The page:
The centre-right government in New South Wales state won re-election at the weekend, providing a badly needed boost for conservative Prime Minister Scott Morrison as he heads into a tough federal election.
The NSW branch of Morrison’s Liberal Party eked out a victory in Saturday’s vote, with preliminary results giving it and coalition partners 46 seats in the 93-seat state assembly, to 36 for the main opposition Labor Party.
Opinion polls heading into the vote had shown the two sides neck-and-neck, with many expecting Labor to regain power after eight years of rule by the Liberals and their rural-based coalition partner, the Nationals.
Labor leader Michael Daley conceded defeat late Saturday to Liberal leader and returning NSW premier Gladys Berejiklian, the first woman to lead a party to victory in Australia’s most populous state.
The results saw Berejiklian’s coalition lose several seats and Labor gain two, meaning the Liberals will govern with a reduced majority or a minority relying on the support of independents.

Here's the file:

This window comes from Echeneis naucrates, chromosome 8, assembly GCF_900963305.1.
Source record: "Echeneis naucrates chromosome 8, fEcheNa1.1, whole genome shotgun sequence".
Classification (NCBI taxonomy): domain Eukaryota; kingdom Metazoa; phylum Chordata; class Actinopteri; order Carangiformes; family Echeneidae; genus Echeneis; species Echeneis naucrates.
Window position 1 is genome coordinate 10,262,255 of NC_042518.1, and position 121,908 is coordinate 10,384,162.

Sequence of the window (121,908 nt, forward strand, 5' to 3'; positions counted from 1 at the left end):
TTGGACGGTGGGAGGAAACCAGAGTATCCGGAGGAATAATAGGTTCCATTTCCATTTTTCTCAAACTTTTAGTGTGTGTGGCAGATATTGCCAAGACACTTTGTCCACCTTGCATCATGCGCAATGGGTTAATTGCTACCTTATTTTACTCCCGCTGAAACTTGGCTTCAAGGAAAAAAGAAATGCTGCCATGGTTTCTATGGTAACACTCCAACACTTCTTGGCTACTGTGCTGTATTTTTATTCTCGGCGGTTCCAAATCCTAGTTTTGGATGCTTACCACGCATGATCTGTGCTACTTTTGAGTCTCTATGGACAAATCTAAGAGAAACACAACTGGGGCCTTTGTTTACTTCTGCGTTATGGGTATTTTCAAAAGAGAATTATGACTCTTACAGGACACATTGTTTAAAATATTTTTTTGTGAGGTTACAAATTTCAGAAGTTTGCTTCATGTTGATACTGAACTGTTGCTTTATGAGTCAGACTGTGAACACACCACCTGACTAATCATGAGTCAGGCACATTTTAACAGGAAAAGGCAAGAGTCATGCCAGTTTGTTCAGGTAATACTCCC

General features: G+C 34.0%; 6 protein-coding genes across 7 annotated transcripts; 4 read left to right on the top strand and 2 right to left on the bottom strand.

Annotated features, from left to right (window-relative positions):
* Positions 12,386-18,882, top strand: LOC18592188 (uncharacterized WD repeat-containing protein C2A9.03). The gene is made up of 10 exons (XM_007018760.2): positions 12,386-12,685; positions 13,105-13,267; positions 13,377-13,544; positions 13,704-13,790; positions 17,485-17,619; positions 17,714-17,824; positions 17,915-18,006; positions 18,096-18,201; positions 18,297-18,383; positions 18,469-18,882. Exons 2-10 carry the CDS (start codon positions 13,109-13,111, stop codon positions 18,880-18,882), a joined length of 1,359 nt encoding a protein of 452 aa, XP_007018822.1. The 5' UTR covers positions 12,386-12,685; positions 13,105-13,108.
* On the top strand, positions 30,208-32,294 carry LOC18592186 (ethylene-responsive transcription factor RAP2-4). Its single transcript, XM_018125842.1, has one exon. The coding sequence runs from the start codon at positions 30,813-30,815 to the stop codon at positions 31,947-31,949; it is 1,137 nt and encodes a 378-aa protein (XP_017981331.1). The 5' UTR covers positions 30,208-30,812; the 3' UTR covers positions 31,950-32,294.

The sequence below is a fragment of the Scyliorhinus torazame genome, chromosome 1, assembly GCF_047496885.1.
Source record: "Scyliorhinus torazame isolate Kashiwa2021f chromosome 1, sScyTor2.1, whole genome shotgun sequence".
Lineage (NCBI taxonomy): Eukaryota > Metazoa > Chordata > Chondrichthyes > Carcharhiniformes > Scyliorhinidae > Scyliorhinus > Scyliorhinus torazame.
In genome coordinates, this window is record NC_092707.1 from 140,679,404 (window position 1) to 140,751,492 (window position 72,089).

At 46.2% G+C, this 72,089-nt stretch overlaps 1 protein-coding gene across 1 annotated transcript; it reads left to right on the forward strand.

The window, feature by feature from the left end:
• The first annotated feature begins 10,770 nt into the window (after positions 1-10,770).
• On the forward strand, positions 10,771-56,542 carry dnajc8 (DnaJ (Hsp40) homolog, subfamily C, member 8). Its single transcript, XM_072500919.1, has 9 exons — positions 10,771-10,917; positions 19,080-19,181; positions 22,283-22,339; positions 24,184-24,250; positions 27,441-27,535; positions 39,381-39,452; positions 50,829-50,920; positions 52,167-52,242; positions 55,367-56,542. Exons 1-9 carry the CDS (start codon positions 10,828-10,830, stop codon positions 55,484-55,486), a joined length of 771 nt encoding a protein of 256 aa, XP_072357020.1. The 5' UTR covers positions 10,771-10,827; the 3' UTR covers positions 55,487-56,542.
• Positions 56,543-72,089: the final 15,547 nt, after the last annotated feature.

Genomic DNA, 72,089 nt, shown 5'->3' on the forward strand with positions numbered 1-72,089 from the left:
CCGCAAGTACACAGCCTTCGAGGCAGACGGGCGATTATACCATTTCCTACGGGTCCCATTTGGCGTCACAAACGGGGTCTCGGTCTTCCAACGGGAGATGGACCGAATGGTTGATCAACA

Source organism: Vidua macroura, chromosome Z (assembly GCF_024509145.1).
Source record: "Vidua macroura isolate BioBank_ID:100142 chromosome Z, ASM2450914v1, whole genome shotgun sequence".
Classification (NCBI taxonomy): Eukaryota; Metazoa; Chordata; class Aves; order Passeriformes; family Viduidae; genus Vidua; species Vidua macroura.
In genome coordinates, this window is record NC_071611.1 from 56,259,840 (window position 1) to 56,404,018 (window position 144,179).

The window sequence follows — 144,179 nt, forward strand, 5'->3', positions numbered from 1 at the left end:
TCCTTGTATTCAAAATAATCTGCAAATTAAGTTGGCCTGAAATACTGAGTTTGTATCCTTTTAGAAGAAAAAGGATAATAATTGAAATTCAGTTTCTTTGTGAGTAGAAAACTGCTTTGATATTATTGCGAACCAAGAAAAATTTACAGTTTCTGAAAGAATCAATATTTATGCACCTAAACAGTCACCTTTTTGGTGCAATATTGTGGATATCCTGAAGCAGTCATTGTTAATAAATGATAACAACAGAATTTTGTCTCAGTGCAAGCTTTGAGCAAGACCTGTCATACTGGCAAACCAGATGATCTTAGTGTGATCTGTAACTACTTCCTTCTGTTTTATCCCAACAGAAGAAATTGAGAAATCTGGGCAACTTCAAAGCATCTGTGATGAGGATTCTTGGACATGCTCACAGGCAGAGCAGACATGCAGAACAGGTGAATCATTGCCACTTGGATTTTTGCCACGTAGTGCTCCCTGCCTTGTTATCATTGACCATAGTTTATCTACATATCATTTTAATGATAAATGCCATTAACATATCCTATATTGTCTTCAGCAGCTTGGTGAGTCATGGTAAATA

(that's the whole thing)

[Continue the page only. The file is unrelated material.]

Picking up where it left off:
Final results were expected to be announced later Sunday.
But Morrison hailed the result during a victory celebration in Sydney as a “great advertisement” for the Liberal Party ahead of federal elections which must be held by mid-May.
Nationally, Morrison’s Liberals have consistently lagged behind Labor in opinion polls and the NSW election was widely seen as a key test of voter sentiment.
There was speculation Sunday that Morrison, buoyed by the NSW result, could move the federal election forward by a few weeks in an attempt to capitalise on the momentum.
The main issues in the state election echoed those being debated nationally, including climate change and the federal government’s perceived reluctance to curb carbon emissions, congestion and infrastructure in major urban areas, and immigration.
One notable winner in Saturday’s vote was controversial former federal Labor Party leader Mark Latham, who was tipped to win a seat in parliament as the head of the ticket for Pauline Hanson’s anti-immigrant One Nation party.